Slime-free Okra with Summer Vegetables

Sometimes simpler is better. At least that’s what I kept telling myself as I was preparing this dish, which is officially called “Kentucky-style okra, corn and tomato stew.” It’s from a Cook’s Country book called America’s Best Lost Recipes which, as you can probably imagine, is about recipes that people lost and then somehow found again. Most of these recipes were lost for longer than say a day or two meaning that they are now pretty old. So the first thing I noticed (aside from the abundance of desserts–it appears that people don’t really lose dinner recipes or perhaps they just don’t care to find them again) is that many are entirely lacking in flavorings beyond your basic salt and pepper. This seems to be the way many people in the U.S.  cooked for much of the past century. I know that my grandmothers’ recipes are this way–you are lucky to find one that contains a clove of garlic or an onion, much less, god forbid, something as exotic as a tea spoon of oregano.  Often, I treat such recipes like coloring books, filling out the bland, blank spaces where the flavorings should be with dashes of cumin,  dots of chipotle chilies and shadings of sofrito.  With this recipe, I was tempted to follow this route until I read the recipe’s introduction: The dish was passed down from a woman a ran a reservation-only restaurant out of her home in Jeffersontown, Kentucky. It was one of her most requested recipes and also a family favorite.When her great nephew finally learned to make it, he was shocked that “such fullness of flavor could come from such simple ingredients–no onions, no garlic, no spices–just okra, corn, tomatoes and some salt and pepper.” More than most people, I am a sucker for a good story or a bad one or even just the hint of one. What would that have been like? Running a reservation-only restaurant out of your home in a small Kentucky town? For once, I decided to let my stupid imagination flavor the dish and, instead of adding cumin or stirring in onions, I just followed the directions. The results were delicious, although I have to admit, I still maintain that the dish would benefit from a sauteed onion and maybe a little bacon. (Although certainly less healthy, it would probably be delicious to replace the butter or oil with bacon drippings.) But the technique for de-sliming okra was priceless (i.e. sautee it in cornmeal). And the combination of okra, corn and tomatoes was light, healthy and perfect for summer.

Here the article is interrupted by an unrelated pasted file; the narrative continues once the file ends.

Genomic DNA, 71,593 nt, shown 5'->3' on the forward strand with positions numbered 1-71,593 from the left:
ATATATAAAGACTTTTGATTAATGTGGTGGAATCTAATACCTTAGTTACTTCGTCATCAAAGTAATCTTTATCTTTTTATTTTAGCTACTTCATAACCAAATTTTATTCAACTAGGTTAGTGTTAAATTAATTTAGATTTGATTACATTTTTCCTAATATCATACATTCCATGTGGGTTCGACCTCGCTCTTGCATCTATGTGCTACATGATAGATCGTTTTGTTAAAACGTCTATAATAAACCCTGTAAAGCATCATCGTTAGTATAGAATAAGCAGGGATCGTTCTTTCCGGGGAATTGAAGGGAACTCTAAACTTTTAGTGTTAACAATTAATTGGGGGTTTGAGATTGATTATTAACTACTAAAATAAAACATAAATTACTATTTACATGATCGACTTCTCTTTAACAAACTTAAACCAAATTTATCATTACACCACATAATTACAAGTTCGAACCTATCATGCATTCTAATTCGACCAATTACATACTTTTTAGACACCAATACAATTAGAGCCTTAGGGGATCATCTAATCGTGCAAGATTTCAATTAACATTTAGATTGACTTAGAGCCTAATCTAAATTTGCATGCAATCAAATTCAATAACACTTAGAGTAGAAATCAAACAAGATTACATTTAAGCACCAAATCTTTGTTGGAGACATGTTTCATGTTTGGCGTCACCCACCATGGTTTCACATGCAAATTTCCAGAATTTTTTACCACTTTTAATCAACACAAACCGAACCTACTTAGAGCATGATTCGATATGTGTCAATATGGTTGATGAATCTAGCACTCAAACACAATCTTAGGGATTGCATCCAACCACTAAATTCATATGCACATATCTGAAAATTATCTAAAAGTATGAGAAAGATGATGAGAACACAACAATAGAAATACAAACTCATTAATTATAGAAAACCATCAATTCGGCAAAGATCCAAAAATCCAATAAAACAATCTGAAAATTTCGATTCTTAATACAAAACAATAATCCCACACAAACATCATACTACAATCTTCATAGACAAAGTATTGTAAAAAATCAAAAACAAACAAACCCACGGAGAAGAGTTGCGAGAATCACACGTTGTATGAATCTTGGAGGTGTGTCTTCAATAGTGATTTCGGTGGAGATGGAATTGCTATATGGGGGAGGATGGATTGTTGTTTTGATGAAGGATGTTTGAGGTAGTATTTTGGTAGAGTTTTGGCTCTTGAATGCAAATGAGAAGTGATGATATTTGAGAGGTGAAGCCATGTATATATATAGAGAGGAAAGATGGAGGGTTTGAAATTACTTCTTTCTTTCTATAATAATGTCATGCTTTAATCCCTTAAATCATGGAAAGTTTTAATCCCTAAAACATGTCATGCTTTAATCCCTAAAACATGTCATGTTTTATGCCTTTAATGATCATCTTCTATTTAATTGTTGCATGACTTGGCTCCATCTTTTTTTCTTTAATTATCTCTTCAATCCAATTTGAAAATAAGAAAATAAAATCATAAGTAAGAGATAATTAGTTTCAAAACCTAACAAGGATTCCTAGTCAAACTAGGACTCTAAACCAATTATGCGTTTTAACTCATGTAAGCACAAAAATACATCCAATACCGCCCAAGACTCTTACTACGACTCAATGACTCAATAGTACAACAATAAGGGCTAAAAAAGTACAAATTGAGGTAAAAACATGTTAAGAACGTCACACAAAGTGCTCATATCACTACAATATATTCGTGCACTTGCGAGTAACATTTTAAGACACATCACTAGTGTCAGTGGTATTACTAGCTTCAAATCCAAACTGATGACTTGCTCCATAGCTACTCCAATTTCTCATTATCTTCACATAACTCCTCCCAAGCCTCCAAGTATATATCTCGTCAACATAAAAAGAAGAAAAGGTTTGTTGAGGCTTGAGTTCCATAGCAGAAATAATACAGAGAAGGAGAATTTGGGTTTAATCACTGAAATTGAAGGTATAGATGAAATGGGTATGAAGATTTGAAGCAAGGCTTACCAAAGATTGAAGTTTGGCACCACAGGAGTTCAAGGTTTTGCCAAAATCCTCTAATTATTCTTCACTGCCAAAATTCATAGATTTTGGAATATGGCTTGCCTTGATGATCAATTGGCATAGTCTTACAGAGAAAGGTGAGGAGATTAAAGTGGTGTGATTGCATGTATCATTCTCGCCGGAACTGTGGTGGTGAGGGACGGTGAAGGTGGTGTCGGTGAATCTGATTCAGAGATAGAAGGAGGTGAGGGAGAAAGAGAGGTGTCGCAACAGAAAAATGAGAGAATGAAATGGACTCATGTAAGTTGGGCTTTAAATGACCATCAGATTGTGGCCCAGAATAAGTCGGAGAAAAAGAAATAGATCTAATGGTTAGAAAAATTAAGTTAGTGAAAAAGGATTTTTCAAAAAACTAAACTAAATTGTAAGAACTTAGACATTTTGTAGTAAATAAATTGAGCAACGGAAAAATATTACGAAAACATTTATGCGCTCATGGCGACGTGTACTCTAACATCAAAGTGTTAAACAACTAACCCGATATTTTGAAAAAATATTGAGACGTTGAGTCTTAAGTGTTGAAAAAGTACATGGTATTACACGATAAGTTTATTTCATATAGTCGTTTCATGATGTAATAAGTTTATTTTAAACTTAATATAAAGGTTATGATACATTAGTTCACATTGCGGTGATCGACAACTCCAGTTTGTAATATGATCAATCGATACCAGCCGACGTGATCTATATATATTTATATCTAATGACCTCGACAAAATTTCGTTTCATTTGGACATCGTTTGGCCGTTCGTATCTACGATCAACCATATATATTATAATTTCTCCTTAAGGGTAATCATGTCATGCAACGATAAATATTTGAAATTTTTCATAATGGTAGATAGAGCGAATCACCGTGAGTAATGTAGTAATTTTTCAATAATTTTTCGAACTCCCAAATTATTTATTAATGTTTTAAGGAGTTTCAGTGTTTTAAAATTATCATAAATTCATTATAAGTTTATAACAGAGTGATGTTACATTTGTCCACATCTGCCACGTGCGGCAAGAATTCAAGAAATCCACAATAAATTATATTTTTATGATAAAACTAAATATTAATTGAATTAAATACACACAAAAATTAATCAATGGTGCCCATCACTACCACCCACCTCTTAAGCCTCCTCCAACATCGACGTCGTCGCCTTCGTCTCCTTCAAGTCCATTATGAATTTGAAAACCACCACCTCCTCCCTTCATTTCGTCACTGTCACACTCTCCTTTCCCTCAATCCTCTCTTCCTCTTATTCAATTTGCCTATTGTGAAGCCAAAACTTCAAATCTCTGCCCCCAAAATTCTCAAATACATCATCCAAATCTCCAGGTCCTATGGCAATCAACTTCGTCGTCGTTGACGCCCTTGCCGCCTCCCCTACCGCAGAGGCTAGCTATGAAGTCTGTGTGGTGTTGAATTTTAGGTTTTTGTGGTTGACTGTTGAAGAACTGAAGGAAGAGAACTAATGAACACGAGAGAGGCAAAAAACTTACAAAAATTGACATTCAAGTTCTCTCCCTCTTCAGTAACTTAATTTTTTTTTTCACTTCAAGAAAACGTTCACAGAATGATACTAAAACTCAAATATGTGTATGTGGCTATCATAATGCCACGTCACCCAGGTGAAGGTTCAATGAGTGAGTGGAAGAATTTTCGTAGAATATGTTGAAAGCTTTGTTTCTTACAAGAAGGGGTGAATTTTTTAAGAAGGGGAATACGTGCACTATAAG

Slime-free okra with summer vegetables

Adapted almost not at all from America’s Best Lost Recipes cook book

Serves 6 to 8 as a side dish, 4 as a vegetarian main dish

4 ears of corn

2 cups okra. Trim the ends and cut them into 1/2 inch rounds.

2 table spoons corn meal (fine or medium grind–stone or coarse-ground cornmeal will be too gritty)

2 table spoons butter (or oil or bacon drippings..)

4 pounds ripe tomatoes, cored and chopped (To be completely honest, I used a combination of canned and fresh because I did not have enough fresh and it came out fine. If you can’t get good fresh tomatoes, it might be better to use canned.)

1 cup water

salt and pepper

Cut the kernels off the corn cobs, then hold the cobs over the cut kernels and scrape the cobs with a butter knife to remove the milk and pulp.

Toss the okra with the cornmeal in a small dish. Melt the butter or heat the oil until it shimmers. Make sure you use a very large skillet, preferably a 12-inch, because 4 pounds of tomatoes take up a lot of space. Saute the okra in the butter or oil, leaving behind any excess cornmeal in the dish. Once the okra is golden brown, stir in the corn, tomatoes, water and half a tsp of salt. Bring to a simmer then cook, uncovered, for about 1 hour, until the water has evaporated, leaving behind a thick sauce. Season with more salt and A LOT of pepper, preferably fresh ground.

 

 

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3 Responses to Slime-free Okra with Summer Vegetables

  1. Amy says:

    This sounds yummy. The part about scraping the ears of corn reminds me of MaMaw!

  2. hollycooking says:

    I think MaMaw would have liked this dish.

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